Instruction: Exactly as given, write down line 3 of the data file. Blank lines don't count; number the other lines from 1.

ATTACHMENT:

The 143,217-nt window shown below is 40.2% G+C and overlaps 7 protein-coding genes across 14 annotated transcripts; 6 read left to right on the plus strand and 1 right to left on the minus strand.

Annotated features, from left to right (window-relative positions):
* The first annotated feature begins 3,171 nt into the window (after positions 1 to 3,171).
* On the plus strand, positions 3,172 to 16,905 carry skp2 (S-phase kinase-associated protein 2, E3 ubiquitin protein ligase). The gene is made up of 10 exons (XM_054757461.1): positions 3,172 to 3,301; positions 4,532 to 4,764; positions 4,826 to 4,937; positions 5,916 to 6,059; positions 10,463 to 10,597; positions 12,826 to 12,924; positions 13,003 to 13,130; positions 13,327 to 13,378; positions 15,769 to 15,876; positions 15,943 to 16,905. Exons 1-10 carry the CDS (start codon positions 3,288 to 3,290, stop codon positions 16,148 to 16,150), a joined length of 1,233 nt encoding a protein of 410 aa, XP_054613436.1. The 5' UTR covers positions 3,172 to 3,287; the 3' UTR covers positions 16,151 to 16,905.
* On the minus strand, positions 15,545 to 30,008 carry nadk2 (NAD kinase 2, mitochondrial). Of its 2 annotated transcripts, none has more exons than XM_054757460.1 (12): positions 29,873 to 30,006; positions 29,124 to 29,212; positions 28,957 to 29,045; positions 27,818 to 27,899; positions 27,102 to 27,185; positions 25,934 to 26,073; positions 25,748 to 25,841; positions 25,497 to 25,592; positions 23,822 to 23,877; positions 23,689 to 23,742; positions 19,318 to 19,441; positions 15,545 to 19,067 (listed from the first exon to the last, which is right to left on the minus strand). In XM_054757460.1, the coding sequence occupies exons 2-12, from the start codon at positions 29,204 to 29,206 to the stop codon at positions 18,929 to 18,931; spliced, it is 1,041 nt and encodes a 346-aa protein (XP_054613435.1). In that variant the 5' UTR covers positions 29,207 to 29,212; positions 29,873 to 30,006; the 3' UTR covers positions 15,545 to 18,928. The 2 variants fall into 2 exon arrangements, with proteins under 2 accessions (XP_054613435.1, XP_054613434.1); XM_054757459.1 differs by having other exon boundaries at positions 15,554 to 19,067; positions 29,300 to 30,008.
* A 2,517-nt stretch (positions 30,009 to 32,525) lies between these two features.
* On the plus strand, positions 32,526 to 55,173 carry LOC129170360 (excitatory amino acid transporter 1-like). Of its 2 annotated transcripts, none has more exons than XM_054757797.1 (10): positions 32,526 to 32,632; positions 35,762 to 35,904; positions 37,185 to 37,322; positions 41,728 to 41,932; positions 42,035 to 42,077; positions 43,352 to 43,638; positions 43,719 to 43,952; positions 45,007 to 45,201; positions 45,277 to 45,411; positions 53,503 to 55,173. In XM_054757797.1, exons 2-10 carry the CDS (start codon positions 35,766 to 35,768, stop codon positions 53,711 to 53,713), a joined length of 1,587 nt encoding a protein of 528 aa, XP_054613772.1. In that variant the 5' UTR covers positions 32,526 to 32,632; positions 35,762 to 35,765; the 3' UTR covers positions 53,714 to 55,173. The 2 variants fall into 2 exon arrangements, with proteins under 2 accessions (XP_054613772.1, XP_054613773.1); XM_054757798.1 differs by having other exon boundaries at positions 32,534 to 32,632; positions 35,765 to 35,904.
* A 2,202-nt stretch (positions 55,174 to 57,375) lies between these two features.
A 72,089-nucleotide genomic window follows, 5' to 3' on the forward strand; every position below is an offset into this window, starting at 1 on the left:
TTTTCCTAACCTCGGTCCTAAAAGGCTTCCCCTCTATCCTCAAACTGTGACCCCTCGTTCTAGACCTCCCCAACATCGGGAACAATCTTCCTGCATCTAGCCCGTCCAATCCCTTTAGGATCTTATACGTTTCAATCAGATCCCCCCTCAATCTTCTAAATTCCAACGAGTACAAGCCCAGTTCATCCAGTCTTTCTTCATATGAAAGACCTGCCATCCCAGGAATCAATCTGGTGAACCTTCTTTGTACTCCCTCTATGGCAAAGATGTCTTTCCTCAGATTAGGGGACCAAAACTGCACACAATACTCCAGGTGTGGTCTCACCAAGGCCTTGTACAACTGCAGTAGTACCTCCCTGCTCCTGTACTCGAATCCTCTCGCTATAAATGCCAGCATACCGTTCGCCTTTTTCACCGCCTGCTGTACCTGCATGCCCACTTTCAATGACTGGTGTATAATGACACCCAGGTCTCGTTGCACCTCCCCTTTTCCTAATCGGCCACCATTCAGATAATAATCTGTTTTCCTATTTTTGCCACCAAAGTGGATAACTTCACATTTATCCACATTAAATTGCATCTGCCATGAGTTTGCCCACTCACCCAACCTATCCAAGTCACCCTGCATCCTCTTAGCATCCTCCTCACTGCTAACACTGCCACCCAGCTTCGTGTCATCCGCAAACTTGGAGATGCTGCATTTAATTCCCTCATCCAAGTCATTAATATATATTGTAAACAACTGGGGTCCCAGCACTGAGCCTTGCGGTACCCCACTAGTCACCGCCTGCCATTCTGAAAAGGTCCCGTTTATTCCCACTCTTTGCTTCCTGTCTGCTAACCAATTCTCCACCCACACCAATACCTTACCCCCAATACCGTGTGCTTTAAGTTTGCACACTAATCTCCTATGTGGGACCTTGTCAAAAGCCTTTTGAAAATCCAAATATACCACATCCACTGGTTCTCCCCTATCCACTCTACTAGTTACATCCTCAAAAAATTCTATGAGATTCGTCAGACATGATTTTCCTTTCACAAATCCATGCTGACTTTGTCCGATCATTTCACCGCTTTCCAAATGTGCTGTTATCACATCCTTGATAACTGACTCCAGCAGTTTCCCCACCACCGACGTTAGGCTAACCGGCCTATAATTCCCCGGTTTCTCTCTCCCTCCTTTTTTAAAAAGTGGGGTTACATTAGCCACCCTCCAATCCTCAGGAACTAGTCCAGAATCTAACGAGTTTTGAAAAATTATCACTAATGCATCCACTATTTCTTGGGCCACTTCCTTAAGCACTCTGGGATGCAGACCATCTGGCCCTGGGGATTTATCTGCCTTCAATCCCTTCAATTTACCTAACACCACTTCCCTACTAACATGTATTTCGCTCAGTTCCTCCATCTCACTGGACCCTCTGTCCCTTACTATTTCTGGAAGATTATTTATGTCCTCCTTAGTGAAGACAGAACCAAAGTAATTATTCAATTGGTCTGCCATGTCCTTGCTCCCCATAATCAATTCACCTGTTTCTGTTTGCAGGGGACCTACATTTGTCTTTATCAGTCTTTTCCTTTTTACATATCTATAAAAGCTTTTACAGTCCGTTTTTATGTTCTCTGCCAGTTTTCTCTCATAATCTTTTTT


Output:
* The first annotated feature begins 3,171 nt into the window (after positions 1 to 3,171).